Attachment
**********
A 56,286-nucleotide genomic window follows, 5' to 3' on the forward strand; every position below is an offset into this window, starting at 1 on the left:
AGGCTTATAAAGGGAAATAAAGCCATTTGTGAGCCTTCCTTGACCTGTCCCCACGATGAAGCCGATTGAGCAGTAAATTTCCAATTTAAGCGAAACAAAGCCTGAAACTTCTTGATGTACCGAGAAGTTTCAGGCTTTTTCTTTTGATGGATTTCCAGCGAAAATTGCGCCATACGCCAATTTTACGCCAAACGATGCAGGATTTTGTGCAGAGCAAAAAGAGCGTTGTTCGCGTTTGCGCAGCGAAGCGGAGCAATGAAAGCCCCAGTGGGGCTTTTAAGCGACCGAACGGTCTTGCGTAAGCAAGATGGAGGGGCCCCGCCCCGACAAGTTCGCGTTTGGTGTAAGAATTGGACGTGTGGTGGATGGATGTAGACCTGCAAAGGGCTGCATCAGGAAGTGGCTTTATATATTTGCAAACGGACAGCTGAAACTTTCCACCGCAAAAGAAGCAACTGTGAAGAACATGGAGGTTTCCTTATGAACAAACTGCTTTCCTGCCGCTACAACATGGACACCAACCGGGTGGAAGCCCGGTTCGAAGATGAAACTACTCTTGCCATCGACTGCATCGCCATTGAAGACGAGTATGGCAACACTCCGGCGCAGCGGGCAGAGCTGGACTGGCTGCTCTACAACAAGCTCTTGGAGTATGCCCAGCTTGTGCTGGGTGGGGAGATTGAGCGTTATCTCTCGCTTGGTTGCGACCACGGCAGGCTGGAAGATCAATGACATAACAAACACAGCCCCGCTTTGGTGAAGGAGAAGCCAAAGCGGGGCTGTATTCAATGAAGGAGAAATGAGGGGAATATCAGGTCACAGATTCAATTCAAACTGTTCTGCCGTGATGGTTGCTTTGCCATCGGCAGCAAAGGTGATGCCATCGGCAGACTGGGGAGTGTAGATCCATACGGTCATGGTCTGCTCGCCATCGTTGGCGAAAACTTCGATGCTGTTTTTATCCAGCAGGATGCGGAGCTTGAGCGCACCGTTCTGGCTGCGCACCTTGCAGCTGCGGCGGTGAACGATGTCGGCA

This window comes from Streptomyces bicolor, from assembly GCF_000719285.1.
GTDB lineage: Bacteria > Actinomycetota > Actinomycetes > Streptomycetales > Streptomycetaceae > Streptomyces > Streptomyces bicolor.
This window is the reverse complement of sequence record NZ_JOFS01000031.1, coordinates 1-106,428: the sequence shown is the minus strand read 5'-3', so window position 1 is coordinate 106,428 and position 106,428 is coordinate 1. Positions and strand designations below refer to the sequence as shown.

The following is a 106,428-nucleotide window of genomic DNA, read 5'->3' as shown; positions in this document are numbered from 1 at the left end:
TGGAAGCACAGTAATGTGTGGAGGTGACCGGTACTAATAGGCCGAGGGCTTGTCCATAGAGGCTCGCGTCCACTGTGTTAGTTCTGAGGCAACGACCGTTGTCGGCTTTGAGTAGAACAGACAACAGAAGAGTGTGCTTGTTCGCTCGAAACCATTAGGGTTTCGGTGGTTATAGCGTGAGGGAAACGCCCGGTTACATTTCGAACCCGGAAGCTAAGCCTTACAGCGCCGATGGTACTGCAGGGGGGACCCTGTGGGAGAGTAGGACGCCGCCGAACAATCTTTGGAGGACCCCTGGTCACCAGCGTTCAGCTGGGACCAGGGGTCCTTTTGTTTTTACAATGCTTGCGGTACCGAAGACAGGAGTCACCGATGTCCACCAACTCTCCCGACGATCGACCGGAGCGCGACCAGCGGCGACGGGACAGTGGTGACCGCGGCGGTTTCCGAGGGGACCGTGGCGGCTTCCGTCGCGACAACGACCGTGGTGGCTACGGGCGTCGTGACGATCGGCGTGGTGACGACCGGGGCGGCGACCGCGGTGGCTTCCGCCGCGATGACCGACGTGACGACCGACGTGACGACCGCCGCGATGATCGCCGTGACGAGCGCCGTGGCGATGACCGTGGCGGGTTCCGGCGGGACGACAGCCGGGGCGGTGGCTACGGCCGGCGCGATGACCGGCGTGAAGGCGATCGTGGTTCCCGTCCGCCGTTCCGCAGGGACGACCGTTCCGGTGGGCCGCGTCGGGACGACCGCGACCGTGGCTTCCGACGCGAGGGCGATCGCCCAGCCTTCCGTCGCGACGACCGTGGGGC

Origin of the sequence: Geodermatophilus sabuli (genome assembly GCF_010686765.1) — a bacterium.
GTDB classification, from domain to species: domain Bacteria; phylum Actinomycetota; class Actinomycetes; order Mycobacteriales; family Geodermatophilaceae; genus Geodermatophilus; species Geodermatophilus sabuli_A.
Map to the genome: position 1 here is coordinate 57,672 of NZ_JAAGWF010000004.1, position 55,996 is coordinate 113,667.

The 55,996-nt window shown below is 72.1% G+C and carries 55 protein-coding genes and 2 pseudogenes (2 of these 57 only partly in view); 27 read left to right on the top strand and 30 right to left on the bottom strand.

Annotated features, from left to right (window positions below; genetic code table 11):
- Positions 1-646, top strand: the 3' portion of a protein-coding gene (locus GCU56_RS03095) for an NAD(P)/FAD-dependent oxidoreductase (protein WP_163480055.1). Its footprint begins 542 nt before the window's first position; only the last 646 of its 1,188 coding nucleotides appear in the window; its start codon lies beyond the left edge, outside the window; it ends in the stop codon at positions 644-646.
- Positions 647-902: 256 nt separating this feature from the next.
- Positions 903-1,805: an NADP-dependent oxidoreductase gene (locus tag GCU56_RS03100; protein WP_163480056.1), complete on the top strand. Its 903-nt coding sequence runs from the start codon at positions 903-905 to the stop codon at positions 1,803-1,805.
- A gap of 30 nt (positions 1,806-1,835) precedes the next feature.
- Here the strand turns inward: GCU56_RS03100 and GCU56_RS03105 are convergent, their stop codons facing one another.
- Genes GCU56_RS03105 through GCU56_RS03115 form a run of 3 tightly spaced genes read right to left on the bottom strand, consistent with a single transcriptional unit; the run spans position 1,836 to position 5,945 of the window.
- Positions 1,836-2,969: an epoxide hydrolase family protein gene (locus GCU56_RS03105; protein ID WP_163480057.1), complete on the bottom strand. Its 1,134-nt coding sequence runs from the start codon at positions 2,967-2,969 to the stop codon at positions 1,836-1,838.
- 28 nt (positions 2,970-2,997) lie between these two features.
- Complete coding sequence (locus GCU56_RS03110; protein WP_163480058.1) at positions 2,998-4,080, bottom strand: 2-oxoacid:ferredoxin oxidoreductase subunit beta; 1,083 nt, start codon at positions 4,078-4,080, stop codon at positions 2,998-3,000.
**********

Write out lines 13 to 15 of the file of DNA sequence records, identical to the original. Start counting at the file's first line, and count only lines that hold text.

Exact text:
- Positions 1-646, top strand: the 3' portion of a protein-coding gene (locus GCU56_RS03095) for an NAD(P)/FAD-dependent oxidoreductase (protein WP_163480055.1). Its footprint begins 542 nt before the window's first position; only the last 646 of its 1,188 coding nucleotides appear in the window; its start codon lies beyond the left edge, outside the window; it ends in the stop codon at positions 644-646.
- Positions 647-902: 256 nt separating this feature from the next.
- Positions 903-1,805: an NADP-dependent oxidoreductase gene (locus tag GCU56_RS03100; protein WP_163480056.1), complete on the top strand. Its 903-nt coding sequence runs from the start codon at positions 903-905 to the stop codon at positions 1,803-1,805.